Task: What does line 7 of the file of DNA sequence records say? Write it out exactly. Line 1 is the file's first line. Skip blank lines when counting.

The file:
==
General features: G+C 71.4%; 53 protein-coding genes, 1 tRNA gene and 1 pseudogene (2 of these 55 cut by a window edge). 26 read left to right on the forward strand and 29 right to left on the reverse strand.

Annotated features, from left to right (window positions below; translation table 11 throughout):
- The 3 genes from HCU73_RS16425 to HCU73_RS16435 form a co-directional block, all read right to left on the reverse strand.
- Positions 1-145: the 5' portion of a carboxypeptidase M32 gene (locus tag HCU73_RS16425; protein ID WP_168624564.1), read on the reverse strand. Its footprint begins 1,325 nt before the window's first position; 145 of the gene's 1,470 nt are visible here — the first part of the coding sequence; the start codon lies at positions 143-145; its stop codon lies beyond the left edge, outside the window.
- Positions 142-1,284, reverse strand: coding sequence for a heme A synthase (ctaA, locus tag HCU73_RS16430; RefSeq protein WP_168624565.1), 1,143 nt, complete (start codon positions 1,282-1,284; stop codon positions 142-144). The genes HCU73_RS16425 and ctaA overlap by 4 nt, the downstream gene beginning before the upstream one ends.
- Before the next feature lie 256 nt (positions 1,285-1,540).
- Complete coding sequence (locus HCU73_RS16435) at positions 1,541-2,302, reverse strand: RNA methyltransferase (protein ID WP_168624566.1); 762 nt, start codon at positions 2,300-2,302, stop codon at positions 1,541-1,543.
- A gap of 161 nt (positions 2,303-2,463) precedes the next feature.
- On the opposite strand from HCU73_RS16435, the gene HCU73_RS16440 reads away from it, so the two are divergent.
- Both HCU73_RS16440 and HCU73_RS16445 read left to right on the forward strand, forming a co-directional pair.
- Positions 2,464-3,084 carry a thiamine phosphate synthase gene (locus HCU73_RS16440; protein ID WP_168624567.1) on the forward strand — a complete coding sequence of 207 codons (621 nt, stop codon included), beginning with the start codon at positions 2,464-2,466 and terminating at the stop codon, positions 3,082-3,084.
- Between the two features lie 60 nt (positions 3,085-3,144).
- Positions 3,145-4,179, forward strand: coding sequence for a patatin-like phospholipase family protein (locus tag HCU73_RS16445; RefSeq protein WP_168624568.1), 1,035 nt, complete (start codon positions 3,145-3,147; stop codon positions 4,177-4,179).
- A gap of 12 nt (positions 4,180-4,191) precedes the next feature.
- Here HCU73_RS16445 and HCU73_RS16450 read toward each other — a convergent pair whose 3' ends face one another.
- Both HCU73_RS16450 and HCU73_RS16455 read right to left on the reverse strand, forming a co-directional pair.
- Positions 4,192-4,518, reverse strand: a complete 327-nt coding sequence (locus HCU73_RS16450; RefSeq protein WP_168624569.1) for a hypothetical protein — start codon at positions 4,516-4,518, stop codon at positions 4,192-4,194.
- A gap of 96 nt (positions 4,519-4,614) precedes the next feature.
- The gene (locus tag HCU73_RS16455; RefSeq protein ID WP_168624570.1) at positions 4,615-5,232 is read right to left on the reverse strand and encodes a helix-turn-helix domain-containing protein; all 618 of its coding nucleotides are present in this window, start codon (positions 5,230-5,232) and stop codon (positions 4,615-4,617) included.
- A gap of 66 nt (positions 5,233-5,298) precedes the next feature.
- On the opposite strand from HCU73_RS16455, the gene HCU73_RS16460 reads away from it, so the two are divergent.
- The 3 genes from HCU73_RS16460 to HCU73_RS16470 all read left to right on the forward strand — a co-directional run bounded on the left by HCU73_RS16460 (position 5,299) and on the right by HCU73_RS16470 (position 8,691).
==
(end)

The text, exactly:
- Complete coding sequence (locus HCU73_RS16435) at positions 1,541-2,302, reverse strand: RNA methyltransferase (protein ID WP_168624566.1); 762 nt, start codon at positions 2,300-2,302, stop codon at positions 1,541-1,543.